By R S Gull
J&K is as distant from an elected government as it was last week. But the net difference is the change. Unlike last week, there is a possibility of the state having a government. Allies PDP and BJP have opened up to each other. After a few telephone talks in the past week, BJP is flying its top party-man to meet PDP president in Srinagar.
PDP insiders suggest the party under the “absolute command” of Ms Mehbooba Mufti is neither trying to renegotiate the deal nor to resort to any bargain to neutralize the impact of the “unpopular decision”. They are, however, seeking a situation that will make the rest of the term “different” from the 9-months tenure of Mufti.
BJP is almost on the same page, at least the state part of it. BJP may not accommodate its ally beyond what has been agreed already. But state BJP also wants a schedule of implementation of the Agenda. Interestingly, they also have issue with some of the agreed commonalities enshrined in the Agenda of Alliance which, they claim, PDP is not keen to implement!
In restoring talks, and not renegotiation as certain reports suggest, both the parties are trying to ease their own burden. BJP being the leading party at the central level faces a serious credibility issue if PDP deserts it. It may not be able to hawk its Kashmir victory if it is out of the scene in J&K and that will make Congress’s secular argument stronger. BJP faces a series of state elections in 2017.
Both the parties have one serious crisis pressurizing them within – their own lawmakers. J&K’s BJP lawmakers have soar throats after explaining almost to everybody in Delhi that the slide in their vote banks will literally make BJP perish. They want a state government in the state with BJP as its part. Almost on daily basis, they are talking to their PDP counterparts, impressing them to keep the party under pressure in favour of government formation. Former ministers of both the parties are busy in routine interactions in Jammu and sole motive is to pressurize their bosses.
In the last meeting that Ms Mufti led, not a single lawmaker supported the no-government movement. Their arguments were convincing – they had barely got a chance to govern; had just won an election, have made promises and got no time to deliver and have nothing in hands to hawk if the situation forces a new election. Ms Mufti’s insistence that she will take the party forward single-handedly, was the response to these arguments.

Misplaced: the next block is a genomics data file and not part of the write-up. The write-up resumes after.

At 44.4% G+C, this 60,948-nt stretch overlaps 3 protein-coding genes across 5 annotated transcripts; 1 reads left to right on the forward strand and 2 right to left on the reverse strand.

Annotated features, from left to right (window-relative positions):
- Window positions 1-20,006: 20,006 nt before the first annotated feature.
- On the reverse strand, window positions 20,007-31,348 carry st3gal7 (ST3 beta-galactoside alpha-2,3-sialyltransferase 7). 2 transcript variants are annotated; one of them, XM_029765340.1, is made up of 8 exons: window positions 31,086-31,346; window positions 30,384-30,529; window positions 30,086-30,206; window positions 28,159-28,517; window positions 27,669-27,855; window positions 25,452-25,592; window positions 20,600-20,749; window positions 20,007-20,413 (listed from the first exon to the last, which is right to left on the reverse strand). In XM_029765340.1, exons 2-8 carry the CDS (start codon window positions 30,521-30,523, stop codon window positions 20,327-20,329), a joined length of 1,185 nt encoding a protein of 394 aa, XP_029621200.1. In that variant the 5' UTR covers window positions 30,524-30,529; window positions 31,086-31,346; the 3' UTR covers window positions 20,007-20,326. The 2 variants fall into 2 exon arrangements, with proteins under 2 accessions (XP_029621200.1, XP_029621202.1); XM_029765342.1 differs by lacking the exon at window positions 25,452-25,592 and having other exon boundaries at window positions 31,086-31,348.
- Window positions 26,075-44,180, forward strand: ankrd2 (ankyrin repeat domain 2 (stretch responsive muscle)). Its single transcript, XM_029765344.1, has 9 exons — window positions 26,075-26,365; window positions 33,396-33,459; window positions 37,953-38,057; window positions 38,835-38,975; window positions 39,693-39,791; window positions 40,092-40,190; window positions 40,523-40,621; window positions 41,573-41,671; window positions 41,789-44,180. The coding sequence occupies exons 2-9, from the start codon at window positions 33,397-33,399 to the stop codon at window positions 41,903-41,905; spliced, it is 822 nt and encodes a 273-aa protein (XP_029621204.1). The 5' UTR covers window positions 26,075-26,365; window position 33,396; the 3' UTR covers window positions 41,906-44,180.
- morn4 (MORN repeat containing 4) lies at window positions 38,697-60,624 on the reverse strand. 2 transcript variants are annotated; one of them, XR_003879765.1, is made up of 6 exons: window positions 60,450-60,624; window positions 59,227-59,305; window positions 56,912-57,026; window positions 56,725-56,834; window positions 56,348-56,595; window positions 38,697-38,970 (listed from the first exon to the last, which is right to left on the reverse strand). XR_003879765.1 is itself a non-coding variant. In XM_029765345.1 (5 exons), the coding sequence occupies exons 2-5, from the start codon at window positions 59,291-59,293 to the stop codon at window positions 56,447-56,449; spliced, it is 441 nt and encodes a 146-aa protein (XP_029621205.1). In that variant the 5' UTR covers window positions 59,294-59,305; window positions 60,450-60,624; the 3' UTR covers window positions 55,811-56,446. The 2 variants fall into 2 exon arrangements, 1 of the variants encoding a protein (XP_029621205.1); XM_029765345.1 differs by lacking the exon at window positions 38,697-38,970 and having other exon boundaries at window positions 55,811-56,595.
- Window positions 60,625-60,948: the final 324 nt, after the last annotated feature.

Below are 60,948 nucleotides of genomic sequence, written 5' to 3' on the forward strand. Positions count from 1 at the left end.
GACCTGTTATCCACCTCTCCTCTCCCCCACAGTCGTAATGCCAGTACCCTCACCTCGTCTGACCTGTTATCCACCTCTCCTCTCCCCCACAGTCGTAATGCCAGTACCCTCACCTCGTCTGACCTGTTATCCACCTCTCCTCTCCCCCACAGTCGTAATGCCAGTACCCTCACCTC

Seemingly, Ms Mufti had personal issues in not rushing to seize the throne. Her entire politics surrounded around her father, under whose shadow she created the party. Coming out of the alliance would essentially mean she deliberately proved her father wrong. But pressures have started building up. Now her select workers on whom she depends to understand the mood on ground zero are supportive of her lawmakers – not another election.
Silently, at the same time, the system was at work. Indications suggest that security set up had an option in case alliance fell flat. NC is not interested in replacing PDP though options were discussed and feelers sent around. For a long time, a section in J&K’s security set up had been suggestive of an all party government. If PDP avoids availing the opportunity, chances of that theory becoming a reality is not remote. Sources suggest that an all party government may not have the support of parties but it could definitely be representative on basis of its composition. It is, however, not known if the planners of the scheme are aware of the stiff anti-defection laws currently in vogue in the state.
This plan, sources said, had led to a sort of tension within the right-wingers as well. While one section of the RSS continues to be not supportive of the alliance, another section, believed to be stronger and bigger, is suggestive of the continuation of the alliance and not permitting the ‘deep state’ to resort to any experimentation in the sensitive state.
Insiders suggest that situation started changing gradually after governor N N Vohra submitted his report and later followed it up by briefing various key central leaders.
“There is some positivity around now,” a key PDP leader said. “At the state level certain decisions that Mufti had taken as Chief Minister are being followed up and we expect certain announcements in coming days but that all depends how the meeting (between Ms Mufti and Ram Madhav) takes place.” The meeting was supposed to have taken place on February 16, but Madhav did not fly to Srinagar. There were two issues that prevented his flight to Srinagar – first the Assam polls and second his efforts to coordinate with various sections in the central government to manage the “CBMs” that Ms Mufti has been talking about. These “CBMs”, PDP insiders suggest are certain parts of the Agenda of Alliance and nothing new.
“It is a matter of creating an atmosphere of trust,” another key leader said. “We want the BJP should see leader of the alliance in the state as its own member and not use courts to embarrass the government.”
The government formation may take some more time. Once it takes oath of office it may be more resourceful than its earlier stint. But it will still lack one thing – the trust that it eroded in the forced halt for succession. And politically, the brief halt can not devour the “unpopularity” of the decision. PDP has understood the devil and deep sea situation it has landed in and seemingly has decided against ending up a martyr!
Note: The copy was slightly modified for the web edition.